The Obama administration is nowhere near ready to "jump into a war" in Syria, with a history of failed U.S. interventions and still-unanswered questions about the Sept. 11, 2012, attack on the embassy in Benghazi, decorated Vietnam hero and retired Army Capt. David Christian warned Thursday.
In an exclusive interview with Newsmax TV, Christian, a former military analyst for Fox News, said the nation has a dismal track record with nations "where we’ve encouraged an uprising" — like North Africa, Egypt, and Tunisia — "and it's all gone in a bread basket to you know where."
"There's too many questions that are out there and I'm saying that you got to know where you’ve been before you know where you’re going," he said, adding that his experience in the military and Washington "is saying push the caution button, the pause button."
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"Let us not jump into a war when we can't answer the mothers and father from other recent conflicts that lost children," he said. "We have to answer to them before we send their children off to another conflict."
Christian said the questions still unanswered about the slaughter of U.S. Ambassador Christopher Stevens and three others in Libya last year are not "mundane" — and President Barack Obama must answer them.
"Before we enter into Syria, can we not answer the questions of Benghazi?" he asked. "It comes up as being trite and trivial and being mundane and redundant by the president himself when he says, 'oh, it's a Benghazi question again.' . . . we had people standing down because of a presidential order, it deserves an answer before you commit more sons and more daughters to Syria."
Christian also said the lessons of Vietnam suggest caution before military action in Syria.
"President Obama a year ago drew a line in the sand and said that they crossed this line in the sand," he said. "In Syria, they've run across the line in the sand and now all of a sudden the weapons of mass destruction supposedly gives us a green light.
"I've seen villages where chemical warfare has taken out everybody from small children to goats to dogs to cats to mothers and fathers. You have to be extremely careful. Was it [President Bashar] Assad who has done this? . . . before we commit troops, do we know what the outcome is going to be? . . . We're surrounding Israel, our one ally, which may throw us into a world war situation. So let us be extremely cautious."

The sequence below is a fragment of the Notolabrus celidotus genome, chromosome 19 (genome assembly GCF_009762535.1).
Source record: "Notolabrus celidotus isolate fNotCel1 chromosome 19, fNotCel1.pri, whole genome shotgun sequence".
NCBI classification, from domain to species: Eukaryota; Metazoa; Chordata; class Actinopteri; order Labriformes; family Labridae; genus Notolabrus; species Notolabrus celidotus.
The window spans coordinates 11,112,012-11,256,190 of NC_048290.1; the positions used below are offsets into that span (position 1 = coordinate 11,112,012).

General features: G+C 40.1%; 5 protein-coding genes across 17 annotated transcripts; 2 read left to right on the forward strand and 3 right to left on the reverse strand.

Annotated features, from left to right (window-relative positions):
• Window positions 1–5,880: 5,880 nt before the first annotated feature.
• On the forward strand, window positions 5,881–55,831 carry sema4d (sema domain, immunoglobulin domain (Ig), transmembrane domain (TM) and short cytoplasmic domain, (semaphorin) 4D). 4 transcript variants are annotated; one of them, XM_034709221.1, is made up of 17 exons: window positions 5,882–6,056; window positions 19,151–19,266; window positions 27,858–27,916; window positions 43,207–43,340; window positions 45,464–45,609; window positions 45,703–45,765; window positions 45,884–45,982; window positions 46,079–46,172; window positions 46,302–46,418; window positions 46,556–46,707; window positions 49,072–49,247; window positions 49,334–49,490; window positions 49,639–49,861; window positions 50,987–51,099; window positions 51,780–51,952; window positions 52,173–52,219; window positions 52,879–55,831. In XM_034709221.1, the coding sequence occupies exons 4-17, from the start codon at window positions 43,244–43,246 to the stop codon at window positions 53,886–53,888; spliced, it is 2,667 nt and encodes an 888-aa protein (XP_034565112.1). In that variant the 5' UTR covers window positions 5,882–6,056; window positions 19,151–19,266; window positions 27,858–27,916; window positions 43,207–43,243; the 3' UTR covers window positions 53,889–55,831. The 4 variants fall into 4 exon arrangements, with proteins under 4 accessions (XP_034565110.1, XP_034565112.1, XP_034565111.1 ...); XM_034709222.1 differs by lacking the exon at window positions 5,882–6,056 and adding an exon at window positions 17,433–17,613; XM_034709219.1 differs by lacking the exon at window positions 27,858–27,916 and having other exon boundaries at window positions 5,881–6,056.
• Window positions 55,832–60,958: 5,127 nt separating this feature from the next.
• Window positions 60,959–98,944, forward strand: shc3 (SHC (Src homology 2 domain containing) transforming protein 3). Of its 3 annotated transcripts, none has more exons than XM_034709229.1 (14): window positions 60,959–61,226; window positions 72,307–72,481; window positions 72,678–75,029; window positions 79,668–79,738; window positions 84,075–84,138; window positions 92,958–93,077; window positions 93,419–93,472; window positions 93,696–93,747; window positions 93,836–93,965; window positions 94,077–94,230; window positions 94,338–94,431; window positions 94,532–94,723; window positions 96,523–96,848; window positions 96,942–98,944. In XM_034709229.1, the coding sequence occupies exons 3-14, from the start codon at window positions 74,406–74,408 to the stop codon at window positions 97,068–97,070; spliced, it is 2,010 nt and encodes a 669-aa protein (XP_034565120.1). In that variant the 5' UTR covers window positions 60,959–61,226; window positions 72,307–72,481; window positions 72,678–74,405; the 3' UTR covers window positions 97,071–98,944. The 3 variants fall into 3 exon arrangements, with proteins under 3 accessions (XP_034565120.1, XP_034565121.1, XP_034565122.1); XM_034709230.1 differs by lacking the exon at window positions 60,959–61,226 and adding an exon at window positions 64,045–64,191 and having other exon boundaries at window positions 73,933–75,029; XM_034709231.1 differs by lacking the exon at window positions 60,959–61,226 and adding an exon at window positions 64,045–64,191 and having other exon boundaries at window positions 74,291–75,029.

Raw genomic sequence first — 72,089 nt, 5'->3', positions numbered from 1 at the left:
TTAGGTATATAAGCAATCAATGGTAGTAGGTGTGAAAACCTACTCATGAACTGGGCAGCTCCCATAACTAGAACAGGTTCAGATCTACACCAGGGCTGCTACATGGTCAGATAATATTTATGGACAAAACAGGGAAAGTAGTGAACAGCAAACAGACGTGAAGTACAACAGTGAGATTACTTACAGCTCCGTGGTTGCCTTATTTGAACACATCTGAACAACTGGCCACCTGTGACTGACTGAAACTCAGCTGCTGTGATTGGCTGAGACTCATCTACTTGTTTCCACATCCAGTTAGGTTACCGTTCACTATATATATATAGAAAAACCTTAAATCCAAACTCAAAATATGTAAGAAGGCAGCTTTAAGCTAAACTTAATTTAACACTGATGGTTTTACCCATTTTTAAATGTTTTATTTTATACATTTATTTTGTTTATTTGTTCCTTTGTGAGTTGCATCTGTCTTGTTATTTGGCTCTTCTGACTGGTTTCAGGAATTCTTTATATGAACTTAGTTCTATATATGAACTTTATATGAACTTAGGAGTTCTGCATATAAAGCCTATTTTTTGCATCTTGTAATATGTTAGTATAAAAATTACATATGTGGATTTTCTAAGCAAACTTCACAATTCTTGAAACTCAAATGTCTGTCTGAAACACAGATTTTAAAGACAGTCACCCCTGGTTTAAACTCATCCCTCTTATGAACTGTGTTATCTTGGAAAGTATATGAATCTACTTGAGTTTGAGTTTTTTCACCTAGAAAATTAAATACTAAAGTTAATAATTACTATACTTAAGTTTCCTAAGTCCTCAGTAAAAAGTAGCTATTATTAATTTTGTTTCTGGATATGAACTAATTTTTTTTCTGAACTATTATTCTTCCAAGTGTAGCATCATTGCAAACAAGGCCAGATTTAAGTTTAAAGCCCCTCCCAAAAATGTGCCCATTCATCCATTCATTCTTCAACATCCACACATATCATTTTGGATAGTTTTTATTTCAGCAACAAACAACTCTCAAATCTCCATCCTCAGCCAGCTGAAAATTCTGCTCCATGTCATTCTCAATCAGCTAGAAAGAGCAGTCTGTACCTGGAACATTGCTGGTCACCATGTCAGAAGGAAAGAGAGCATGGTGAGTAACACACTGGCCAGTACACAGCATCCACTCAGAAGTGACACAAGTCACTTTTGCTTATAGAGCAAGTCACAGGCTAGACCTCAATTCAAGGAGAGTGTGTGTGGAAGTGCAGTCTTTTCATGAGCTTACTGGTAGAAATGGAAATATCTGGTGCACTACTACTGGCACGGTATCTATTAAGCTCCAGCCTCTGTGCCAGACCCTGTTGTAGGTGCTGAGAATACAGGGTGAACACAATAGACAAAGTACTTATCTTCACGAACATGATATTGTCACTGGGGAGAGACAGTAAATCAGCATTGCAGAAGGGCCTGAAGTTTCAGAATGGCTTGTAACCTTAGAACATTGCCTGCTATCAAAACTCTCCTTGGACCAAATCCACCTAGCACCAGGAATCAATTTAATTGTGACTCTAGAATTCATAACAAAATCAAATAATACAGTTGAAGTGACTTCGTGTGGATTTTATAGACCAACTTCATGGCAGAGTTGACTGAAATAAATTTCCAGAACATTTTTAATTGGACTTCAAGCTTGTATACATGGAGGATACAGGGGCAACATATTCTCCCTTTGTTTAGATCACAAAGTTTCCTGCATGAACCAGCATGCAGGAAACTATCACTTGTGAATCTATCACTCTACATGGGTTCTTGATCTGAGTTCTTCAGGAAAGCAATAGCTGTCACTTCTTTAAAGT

Christian said he believes there's a legal justification for a strike, but more is needed.
"The United Nations is saying to us, 'please be cautious, give us four more days' for inspectors to finish their work in Syria," he said. “I say take two more weeks before you take my son, before you take my daughter. Take the time. Let us be cautious and what we're doing here because once you've fired the bullet you cannot bring it back. . . . Let us get the answers."
Christian also said he doesn't agree with a petition effort, signed by 26,000 veterans, calling for Obama to fire Veterans Affairs Secretary Eric Shinseki over the backlog of vets awaiting action on their disability claims.
"There's almost 30 million veterans in the United States of America," he said. "Twenty-six thousand is a large number but in comparison to all of the veterans, it's a small number. And . . . as a person who's experienced the bureaucracy of the VA . . . out of all of the agencies, one of the people that's trying very hard is Secretary Shinseki."
"It takes a long time," he said, noting his own case has only just been resolved.
Christian said he's currently supporting the work of sculptor Greg Marra, who is about to start work on a bronze sculpture to honor the victims of Benghazi.
"Most of the artwork in America's been hijacked by the far left and it has to come back to the center," he said.
Christian said Marra — whose last sculpture was that of Chris Kyle, a former Navy SEAL shot to death in February — is focusing on Benghazi because it’s "very, very significant."
He said he's asking Marra to petition Washington, D.C., to place the sculpture in the park across from the White House, "so when President Obama wakes up every morning, he realizes as he's pulling up his pants that there's questions unanswered out there.
"We have to know where we've been before we know where we're going — and we don't know where we've been in Benghazi," he said. "Otherwise, it's just going to be a bleep or a footnote on a page ... And we will get into another Vietnam then. We will get into other situations because we're not studying our history."
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